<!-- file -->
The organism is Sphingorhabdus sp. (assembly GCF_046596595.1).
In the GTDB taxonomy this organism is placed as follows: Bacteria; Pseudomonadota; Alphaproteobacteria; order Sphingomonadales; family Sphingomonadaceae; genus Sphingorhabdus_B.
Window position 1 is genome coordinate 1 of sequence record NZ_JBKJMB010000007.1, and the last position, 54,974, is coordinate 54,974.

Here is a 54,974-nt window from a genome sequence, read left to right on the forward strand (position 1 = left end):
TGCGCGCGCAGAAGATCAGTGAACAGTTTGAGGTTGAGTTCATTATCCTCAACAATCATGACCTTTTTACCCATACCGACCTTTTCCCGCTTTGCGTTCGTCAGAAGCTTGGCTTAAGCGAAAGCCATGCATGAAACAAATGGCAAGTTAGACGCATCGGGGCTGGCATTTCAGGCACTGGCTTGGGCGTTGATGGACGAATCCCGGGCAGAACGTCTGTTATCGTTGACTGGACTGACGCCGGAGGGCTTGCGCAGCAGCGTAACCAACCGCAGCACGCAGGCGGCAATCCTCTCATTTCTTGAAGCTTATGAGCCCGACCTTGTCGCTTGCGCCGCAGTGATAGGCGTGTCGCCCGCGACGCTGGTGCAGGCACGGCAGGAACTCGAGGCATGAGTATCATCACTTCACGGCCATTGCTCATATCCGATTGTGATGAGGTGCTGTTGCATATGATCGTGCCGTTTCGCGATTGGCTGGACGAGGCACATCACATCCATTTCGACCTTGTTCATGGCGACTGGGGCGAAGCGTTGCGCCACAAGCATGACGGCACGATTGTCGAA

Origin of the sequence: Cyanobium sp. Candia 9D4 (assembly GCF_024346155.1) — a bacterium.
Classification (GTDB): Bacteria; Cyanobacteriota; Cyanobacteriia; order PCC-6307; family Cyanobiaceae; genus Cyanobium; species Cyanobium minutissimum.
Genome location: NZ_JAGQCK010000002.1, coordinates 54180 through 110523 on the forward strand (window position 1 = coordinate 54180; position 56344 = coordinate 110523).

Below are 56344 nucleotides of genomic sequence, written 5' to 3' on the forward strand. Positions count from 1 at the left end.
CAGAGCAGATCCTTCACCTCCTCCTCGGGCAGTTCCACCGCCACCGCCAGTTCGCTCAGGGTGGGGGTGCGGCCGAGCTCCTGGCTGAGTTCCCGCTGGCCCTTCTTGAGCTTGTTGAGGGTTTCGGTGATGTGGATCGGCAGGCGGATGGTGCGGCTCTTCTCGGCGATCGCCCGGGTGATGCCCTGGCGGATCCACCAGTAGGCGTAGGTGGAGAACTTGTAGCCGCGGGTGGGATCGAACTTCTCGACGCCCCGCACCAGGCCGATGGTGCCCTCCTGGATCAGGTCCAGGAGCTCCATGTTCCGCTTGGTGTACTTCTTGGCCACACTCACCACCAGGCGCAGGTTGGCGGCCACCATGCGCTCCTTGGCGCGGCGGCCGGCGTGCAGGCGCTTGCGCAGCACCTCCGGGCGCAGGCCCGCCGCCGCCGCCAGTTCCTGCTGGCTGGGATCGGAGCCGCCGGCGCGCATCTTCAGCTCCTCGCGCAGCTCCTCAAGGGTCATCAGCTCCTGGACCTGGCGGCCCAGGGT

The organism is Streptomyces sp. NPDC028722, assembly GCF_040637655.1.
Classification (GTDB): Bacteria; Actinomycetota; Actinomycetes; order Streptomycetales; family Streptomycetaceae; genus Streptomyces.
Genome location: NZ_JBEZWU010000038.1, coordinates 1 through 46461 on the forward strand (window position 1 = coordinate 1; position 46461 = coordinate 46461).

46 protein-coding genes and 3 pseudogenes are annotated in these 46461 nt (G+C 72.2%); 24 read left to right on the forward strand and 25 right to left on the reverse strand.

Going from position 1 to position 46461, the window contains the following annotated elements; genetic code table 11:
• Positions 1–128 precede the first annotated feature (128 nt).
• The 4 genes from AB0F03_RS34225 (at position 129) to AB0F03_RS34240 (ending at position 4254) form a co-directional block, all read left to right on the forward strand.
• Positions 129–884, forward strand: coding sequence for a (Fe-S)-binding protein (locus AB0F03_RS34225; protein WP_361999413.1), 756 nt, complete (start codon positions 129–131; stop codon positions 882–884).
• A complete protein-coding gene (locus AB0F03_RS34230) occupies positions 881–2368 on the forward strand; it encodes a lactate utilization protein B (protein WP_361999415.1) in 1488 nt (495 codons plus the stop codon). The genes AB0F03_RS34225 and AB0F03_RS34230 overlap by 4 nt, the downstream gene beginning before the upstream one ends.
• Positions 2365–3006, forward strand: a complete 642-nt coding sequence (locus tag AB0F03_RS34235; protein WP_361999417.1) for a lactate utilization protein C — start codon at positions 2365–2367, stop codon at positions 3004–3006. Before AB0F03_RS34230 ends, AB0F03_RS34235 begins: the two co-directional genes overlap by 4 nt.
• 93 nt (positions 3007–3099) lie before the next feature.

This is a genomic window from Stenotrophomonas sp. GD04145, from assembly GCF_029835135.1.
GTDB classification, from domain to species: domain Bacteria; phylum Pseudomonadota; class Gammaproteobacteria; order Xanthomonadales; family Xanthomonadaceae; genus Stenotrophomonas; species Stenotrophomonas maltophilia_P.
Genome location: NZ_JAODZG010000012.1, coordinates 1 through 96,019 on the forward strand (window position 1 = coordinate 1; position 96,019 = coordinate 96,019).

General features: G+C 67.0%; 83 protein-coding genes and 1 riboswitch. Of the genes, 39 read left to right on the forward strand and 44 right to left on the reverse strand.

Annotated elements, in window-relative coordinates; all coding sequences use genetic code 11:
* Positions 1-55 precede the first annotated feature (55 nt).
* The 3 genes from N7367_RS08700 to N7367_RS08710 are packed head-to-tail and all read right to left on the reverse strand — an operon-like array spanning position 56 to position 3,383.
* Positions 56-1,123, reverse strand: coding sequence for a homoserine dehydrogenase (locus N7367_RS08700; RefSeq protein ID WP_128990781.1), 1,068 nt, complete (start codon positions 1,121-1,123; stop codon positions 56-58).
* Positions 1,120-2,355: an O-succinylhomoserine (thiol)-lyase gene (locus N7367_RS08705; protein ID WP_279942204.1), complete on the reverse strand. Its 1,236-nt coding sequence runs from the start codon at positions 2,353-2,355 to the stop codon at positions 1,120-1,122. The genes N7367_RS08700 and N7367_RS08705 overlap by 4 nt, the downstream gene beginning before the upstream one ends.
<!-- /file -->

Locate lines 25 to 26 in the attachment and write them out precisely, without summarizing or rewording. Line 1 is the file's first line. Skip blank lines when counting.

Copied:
General features: G+C 67.0%; 83 protein-coding genes and 1 riboswitch. Of the genes, 39 read left to right on the forward strand and 44 right to left on the reverse strand.

Annotated elements, in window-relative coordinates; all coding sequences use genetic code 11: